Mount St. Helens: A Personal Account

The Eruption

Ash-covered Landscape
National Forest Service

As a Washington native, I had the unusual opportunity to personally experience the the Mount St. Helens eruption and its after effects. As a teenager growing up in Spokane, I lived through the various phases, from the initial hints at eruption to the hot, gritty ashfall and days of living in a world turned gray. Later, as a Weyerhaeuser summer intern, I had the chance to visit the forestry company's private lands within the blast zone, as well as those portions of devastated land that are public.

Mount St. Helens stirred to life in late March of 1980. Earthquakes and occasional steam and ash vents kept us all on the edge of our seats, yet we treated the event as a novelty, rather than a serious danger. Surely we were safe in Eastern Washington, 300 miles from the nuts who refused to leave the mountain and the looky-loos who flocked to be part of the danger and excitement. What did we have to worry about?

Still, every day discussion revolved around the latest activity at the volcano, both seismic and human. As the bulge on Mount St. Helens' side grew, we watched and waited. If and when the volcano did erupt, we all had visions of streams of glowing lava crawling down the mountain, like the volcanoes in Hawaii - at least I did.

Finally, at 8:32 am on Sunday, May 18, the mountain blew. We know now the terrible things that happened that day in the blast zone - the lives that were lost, the mud slides, the log-choked waterways. But on that Sunday morning, in Spokane, it still didn't seem real, still didn't seem like anything that would directly touch our lives. So, off my family and I went to visit some friends on the other side of town. There was some talk of ashfall, but there had been ashfall in Western Washington from the minor eruptions.

Everyone had just dusted it off and gone about their business, no big deal. Once we arrived at our friends' house, we gathered by the television to watch the latest news. At the time, there was no film available showing the tremendous plume spewing ash miles into the atmosphere. The main warning that something strange was about to happen came from the satellites tracking the ash cloud as it headed east, and the surreal reports from the cities where ash was beginning to fall.

Soon, we could see the leading edge of the ash cloud ourselves. It was like a black window shade being pulled across the sky, wiping away the light of the sun. At this point, the eruption of Mount St. Helens became quite real. My family jumped in the car and we headed for home. It quickly became as dark as night, yet it was still early afternoon. Ash began to fall as we neared home. We made it there in one piece, but even in the short dash from the car to the house the hot gusts of ash plastered our hair, skin, and clothes with gritty gray particles.

The following dawn revealed a world covered in pale gray, the sky a roiling cloud that we could reach out and touch with our hands. Visibility was limited. School was canceled, of course. Nobody knew what to do with all the ash. Was it acidic or toxic? We soon learn the tricks required to function in an ash-shrouded world, wrapping toilet paper around car air filters and scarves or dust masks around out faces.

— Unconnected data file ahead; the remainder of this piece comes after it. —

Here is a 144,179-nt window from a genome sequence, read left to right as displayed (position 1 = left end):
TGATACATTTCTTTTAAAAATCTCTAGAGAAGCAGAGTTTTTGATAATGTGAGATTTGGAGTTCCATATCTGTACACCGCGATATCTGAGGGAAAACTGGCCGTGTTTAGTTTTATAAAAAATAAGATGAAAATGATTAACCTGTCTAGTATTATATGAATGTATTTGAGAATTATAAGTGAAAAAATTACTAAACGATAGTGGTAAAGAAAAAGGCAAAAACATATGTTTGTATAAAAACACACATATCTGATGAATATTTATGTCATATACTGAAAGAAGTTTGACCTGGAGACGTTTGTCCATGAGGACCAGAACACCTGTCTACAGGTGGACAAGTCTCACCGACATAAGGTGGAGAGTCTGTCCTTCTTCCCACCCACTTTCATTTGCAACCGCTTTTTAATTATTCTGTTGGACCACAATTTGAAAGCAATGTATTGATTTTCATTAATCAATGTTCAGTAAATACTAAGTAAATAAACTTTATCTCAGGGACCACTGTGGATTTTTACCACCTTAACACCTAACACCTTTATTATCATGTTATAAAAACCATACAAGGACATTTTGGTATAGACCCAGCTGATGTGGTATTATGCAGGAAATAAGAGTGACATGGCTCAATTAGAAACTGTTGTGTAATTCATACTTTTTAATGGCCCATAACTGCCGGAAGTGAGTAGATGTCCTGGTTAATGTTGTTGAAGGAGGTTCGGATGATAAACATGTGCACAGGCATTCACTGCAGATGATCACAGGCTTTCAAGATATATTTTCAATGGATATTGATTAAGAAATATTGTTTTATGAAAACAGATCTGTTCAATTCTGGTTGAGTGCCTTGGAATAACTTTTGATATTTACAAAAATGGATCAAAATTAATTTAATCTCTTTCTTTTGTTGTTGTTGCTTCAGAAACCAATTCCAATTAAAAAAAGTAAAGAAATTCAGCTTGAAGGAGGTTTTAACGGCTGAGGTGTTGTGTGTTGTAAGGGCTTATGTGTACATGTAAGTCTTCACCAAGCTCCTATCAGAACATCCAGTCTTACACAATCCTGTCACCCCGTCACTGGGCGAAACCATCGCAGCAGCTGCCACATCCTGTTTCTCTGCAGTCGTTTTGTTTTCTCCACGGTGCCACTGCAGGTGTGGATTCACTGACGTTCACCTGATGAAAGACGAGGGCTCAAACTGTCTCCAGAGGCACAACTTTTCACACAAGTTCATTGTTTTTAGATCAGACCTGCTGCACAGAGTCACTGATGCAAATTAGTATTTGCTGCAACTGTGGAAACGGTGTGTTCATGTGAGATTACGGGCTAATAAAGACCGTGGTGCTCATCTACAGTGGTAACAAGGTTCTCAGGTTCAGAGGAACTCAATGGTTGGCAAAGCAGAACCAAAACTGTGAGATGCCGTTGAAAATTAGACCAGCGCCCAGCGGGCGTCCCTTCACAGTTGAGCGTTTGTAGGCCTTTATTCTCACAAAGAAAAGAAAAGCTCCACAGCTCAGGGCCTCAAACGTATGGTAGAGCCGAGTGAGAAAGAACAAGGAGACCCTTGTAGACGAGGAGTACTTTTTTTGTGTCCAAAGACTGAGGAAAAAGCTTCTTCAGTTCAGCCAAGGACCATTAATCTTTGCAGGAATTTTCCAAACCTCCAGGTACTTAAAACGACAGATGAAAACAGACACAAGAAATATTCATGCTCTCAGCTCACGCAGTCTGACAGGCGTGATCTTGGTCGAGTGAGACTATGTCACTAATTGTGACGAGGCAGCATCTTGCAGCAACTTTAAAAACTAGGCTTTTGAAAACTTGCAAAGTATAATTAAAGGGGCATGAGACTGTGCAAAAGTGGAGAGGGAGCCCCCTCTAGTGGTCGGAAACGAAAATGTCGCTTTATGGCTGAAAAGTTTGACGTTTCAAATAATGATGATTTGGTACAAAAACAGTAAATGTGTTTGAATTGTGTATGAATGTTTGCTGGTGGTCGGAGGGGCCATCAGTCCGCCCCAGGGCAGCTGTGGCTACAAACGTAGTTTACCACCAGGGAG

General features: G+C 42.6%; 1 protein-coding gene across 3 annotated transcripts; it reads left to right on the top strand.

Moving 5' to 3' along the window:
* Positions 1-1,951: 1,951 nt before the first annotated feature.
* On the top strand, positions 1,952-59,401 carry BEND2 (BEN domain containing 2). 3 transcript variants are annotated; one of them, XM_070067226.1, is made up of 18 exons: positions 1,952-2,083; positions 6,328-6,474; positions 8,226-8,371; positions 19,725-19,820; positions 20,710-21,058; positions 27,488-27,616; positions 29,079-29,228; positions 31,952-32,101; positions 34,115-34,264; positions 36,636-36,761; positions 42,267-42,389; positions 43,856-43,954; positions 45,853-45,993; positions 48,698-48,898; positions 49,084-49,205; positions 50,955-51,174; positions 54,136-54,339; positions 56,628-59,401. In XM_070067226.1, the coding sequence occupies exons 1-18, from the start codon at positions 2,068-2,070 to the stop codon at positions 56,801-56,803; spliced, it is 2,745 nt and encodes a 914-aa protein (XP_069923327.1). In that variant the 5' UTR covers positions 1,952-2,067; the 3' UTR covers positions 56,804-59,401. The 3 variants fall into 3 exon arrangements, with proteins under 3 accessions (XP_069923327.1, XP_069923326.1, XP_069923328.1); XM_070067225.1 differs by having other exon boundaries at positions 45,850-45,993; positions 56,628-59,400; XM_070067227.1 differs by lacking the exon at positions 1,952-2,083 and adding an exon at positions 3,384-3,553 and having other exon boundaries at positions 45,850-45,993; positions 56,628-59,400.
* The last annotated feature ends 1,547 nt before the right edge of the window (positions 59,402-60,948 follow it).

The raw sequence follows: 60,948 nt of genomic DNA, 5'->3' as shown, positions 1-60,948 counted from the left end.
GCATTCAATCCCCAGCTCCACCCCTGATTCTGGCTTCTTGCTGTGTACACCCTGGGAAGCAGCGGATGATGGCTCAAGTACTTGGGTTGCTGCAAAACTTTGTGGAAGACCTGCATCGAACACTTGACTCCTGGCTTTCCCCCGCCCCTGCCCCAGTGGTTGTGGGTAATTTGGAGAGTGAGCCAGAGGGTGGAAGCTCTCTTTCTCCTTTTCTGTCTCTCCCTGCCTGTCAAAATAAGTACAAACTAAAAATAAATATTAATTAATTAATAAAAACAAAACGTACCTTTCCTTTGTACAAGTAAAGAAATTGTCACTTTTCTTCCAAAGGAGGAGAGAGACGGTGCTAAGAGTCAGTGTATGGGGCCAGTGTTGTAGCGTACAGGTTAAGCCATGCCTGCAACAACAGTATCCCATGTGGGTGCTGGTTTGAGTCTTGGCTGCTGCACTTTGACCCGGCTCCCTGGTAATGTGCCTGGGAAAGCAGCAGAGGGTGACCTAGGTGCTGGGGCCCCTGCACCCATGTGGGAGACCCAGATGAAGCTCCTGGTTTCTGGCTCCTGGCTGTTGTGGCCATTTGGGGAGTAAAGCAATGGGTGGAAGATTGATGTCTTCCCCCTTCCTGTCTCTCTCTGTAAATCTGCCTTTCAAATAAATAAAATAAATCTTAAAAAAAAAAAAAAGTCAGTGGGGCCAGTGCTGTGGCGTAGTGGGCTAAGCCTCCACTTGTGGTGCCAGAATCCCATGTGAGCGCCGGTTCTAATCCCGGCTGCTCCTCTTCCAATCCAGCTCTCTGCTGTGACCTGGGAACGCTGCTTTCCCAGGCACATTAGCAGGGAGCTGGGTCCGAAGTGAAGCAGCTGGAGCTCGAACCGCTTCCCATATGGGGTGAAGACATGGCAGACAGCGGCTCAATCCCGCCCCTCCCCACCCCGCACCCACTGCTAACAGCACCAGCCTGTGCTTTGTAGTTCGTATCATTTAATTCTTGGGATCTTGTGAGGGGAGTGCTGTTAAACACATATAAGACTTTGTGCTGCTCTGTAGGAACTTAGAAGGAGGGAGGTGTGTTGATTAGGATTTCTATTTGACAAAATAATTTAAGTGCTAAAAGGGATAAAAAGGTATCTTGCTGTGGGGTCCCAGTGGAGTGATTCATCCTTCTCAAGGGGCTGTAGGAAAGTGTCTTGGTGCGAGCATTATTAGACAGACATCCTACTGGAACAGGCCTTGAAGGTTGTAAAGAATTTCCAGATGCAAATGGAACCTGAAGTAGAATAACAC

I spent the summer of 1987 as an intern for The Weyerhaeuser Company. One weekend, a friend and I decided to go camping in Gifford Pinchot National Forest, within which lies the Mount St. Helens National Volcanic Monument and a significant portion of the blast zone. It was over seven years since the eruption, but so far there had been little improvement of the roads into the blast zone, and the only visitor center was at Silver Lake, a good distance from the mountain. It was a foggy, overcast afternoon - we got lost driving on the forest service roads.

We ended up on an unimproved, one-way loop that took us right into the blast zone.

Since we hadn't actually intended on driving into the damaged area, we were unprepared for the sights that greeted us. We found miles and miles of gray hills covered with stripped black timber, snapped off or uprooted, all lying in the same direction. The low cloud cover only added to the chilling effect of the devastation. With every hill we crested, it was more of the same.

The following day, we returned and climbed Windy Ridge, which looks across Spirit Lake towards the volcano. The lake was covered with acres of floating logs, compacted at one end. The area around the ridge, like most areas we explored within the National Volcanic Monument, was still buried in pumice and ash. You had to look very hard to see traces of plant recovery.

Later that same summer, Weyerhaeuser treated us interns to a field trip into their forest lands, lumber mills, and other operations. We were taken into an area of the blast zone that was privately owned by the forestry company, where replanting had already begun. The difference between this area, where a forest of chest-high evergreens covered the slopes, was striking when compared to the public lands in the blast zone, which had been left to recover on their own.

Since that summer, I have been back to visit the Mount St. Helens National Volcanic Monument and the new visitor centers several times. Each time, I am amazed at the noticeable level of recovery of plant and animal life, and impressed by the exhibits and offerings at the visitor centers. While the magnitude of the eruption's effects is still very apparent, the evidence of the power of life to reassert itself is undeniable.